It can happen that a dryer goes into safety and stops working. If you encounter this problem, there are several tests and checks you can do to fix the problem:
- Clean the door and duct filter, because the lack of maintenance and cleaning of the filters is one of the first causes of breakdown on a dryer. because the lack of maintenance and cleaning of the filters is one of the first causes of breakdown on a dryer.
- Check drum rotation and belt
- Test the dryer door security
- Check the dryer’s safety thermostats
- Check the dryer’s water tank
- Check the water pump.
A dryer’s safety mode, also known as “protection” or “fault” mode, is a built-in feature designed to prevent damage to the machine, your home, and even to prevent potential fire hazards. If your dryer consistently goes into safety mode, it’s crucial to understand why this might be happening and how to resolve the issue. In this article, we’ll explore the common reasons why your dryer might be going to safety mode and potential solutions.
Overheating is one of the most common reasons a dryer goes into safety mode. This could be due to lint buildup in the vent pipe, exhaust hose, or lint trap, which can block airflow and cause the dryer to overheat. An overloaded dryer or one with a malfunctioning thermostat can also lead to overheating.
Tip: Regularly clean your lint trap, vent pipe, and exhaust hose to prevent lint buildup. Don’t overload your dryer and ensure the thermostat is working correctly.
When the dryer’s load is imbalanced, the drum might struggle to turn, causing the motor to work harder than usual. This can lead to overheating and prompt the dryer to switch to safety mode.
Tip: Ensure clothes are evenly distributed inside the drum before starting a cycle. If the load is too small or consists of one large item, such as a blanket, add a few small items to help balance the load.
Dryers need good ventilation to operate correctly. If the room where your dryer is located doesn’t have enough ventilation, it could cause the machine to overheat and switch to safety mode.
Tip: Ensure your laundry room or area is well ventilated. Keep the dryer’s surroundings clean and free from clutter.
Modern dryers have several sensors that monitor the machine’s operation and ensure it’s working safely. These include temperature sensors, moisture sensors, and motor speed sensors. If any of these sensors are malfunctioning, they may incorrectly signal a problem and trigger safety mode.
Tip: If you suspect a sensor issue, it’s best to call a professional to diagnose and repair it.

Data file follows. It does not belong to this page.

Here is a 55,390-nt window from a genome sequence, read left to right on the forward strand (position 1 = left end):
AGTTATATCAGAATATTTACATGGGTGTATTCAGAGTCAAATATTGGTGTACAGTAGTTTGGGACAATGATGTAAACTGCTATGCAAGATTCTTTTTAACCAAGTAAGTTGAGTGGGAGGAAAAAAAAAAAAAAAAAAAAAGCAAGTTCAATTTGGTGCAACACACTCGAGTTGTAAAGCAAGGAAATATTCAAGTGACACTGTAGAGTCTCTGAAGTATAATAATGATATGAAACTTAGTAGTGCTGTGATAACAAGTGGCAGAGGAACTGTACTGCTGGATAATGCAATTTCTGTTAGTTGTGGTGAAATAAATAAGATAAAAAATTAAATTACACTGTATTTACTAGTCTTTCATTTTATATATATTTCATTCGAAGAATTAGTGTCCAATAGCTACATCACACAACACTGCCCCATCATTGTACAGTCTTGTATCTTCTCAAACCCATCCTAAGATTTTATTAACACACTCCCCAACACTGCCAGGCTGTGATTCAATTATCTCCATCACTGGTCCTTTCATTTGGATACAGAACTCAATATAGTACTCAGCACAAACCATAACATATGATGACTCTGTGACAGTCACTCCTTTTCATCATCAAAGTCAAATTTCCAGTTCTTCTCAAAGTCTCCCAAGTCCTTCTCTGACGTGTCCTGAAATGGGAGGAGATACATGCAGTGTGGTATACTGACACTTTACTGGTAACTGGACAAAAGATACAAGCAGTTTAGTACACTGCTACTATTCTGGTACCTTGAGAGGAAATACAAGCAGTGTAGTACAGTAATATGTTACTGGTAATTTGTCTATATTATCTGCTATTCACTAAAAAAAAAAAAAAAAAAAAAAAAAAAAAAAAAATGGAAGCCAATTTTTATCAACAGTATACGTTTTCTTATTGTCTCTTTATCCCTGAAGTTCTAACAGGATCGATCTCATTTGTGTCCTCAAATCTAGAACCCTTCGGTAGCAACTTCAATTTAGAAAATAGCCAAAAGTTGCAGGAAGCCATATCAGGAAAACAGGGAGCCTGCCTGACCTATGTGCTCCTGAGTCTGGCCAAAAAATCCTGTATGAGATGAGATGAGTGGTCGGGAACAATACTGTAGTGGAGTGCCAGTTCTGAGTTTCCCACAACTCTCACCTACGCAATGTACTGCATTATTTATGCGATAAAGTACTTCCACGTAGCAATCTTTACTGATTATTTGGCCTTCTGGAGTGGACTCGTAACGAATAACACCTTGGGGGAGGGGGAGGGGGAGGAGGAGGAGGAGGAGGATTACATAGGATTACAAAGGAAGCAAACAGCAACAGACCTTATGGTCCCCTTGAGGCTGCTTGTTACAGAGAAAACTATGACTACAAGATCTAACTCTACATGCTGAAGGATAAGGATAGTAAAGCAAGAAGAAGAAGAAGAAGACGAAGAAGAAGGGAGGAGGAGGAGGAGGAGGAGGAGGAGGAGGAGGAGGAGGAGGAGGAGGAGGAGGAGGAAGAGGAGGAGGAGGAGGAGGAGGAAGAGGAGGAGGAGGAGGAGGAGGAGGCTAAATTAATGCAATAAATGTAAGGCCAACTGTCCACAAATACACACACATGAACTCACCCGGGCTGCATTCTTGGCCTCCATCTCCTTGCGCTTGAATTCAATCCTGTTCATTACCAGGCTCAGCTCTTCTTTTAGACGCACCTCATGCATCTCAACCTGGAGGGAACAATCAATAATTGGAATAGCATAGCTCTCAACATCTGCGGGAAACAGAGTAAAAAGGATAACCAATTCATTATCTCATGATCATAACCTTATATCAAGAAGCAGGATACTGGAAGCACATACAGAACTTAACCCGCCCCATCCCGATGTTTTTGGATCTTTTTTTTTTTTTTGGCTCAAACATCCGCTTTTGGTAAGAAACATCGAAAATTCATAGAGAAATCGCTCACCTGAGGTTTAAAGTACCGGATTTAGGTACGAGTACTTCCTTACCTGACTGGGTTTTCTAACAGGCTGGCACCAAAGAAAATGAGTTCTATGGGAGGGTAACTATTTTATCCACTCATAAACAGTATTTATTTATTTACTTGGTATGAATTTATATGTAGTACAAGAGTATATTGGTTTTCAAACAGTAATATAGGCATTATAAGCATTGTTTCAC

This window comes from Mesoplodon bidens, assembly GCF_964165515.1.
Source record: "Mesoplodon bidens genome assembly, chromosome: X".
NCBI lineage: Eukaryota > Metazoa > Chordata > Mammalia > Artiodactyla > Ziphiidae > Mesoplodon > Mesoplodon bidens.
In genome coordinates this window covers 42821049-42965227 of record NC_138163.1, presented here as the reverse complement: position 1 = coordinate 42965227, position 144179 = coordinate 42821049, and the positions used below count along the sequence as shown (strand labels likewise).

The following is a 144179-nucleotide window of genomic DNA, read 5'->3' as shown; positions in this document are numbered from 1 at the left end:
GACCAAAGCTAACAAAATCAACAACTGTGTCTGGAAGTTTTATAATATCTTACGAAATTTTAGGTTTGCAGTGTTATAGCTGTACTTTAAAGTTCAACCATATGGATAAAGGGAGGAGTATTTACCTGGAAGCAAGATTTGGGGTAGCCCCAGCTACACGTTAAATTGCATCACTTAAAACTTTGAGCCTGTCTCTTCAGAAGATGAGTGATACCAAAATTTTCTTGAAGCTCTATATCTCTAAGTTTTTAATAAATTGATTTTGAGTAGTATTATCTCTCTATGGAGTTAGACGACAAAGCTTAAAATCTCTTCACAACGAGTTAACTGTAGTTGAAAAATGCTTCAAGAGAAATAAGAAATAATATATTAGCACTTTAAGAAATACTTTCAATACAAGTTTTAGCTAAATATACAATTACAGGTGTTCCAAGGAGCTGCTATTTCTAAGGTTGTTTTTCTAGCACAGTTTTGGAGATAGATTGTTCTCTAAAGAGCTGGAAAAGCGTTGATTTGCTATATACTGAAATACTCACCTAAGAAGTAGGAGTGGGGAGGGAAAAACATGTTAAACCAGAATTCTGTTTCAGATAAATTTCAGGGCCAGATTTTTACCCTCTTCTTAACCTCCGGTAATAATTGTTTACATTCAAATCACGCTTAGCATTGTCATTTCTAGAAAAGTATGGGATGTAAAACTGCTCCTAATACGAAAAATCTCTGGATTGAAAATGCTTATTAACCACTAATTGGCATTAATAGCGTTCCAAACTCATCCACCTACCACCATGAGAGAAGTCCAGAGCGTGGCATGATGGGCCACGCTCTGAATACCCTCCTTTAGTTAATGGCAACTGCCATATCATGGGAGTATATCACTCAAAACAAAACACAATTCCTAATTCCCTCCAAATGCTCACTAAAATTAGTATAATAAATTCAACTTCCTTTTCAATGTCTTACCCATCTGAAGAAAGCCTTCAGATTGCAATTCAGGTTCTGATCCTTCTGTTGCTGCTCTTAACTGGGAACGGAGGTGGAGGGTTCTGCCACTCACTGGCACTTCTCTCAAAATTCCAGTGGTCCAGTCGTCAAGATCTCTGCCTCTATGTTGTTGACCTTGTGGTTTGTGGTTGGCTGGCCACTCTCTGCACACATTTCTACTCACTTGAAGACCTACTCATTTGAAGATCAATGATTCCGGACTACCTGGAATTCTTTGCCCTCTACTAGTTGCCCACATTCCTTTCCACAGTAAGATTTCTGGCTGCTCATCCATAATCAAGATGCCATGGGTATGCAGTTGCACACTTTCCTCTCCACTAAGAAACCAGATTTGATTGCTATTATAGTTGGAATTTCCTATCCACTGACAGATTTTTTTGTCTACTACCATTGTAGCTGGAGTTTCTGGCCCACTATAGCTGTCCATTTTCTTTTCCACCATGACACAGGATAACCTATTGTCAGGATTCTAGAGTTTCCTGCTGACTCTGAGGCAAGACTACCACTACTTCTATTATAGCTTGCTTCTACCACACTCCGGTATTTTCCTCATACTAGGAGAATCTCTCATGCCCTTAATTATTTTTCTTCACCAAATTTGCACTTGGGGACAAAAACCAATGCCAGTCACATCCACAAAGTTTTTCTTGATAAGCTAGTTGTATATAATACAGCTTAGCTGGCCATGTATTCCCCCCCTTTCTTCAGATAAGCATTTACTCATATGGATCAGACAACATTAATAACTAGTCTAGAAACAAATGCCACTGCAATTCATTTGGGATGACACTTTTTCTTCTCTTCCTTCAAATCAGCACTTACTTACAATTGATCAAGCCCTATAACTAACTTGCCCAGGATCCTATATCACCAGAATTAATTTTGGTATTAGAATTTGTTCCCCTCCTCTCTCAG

Electrical issues such as faulty wiring, a tripped circuit breaker, or a blown fuse can cause your dryer to enter safety mode. These problems can be serious and pose a risk of electrical shock.
Tip: If you suspect an electrical problem, it’s crucial to contact a professional. Don’t attempt to fix electrical issues yourself unless you’re qualified to do so.
CHECK DRYER WATER TANK
A water tank, or a water collection tray, or even a condensate tray is used to collect condensed water vapor resulting from the dampness of the laundry. Indeed, the vapor passes through a condenser to be converted, the resulting liquid is then collected in a tank or pumped out through a pipe.
That’s why it’s important to empty the tank regularly: standing water can cause bad odors. Empty this container after each use of the tumble dryer: if it overflows, the tumble dryer may go into safe mode and stop working.
CHECK DRYER WATER PUMP
Your condenser dryer is equipped with a condensate pump. It is located at the bottom of the device and can be accessed from the side or rear.
- Check propeller for correct rotation and clean if necessary.
- Select the multimeter’s ohmmeter function, then place a test probe on each pump motor terminal.
- The value must be between 100 and 400 ohms. If you find 1 or OL, then the pump has failed and needs to be replaced.
In conclusion, if your dryer is frequently entering safety mode, it’s likely indicating a problem that needs addressing. Overheating, imbalanced loads, poor ventilation, sensor issues, or electrical problems could all be to blame. Some of these issues can be addressed at home, such as cleaning lint buildup or balancing the load, but for more complex issues, it’s best to consult a professional. Addressing these issues promptly will help ensure your dryer operates safely and efficiently.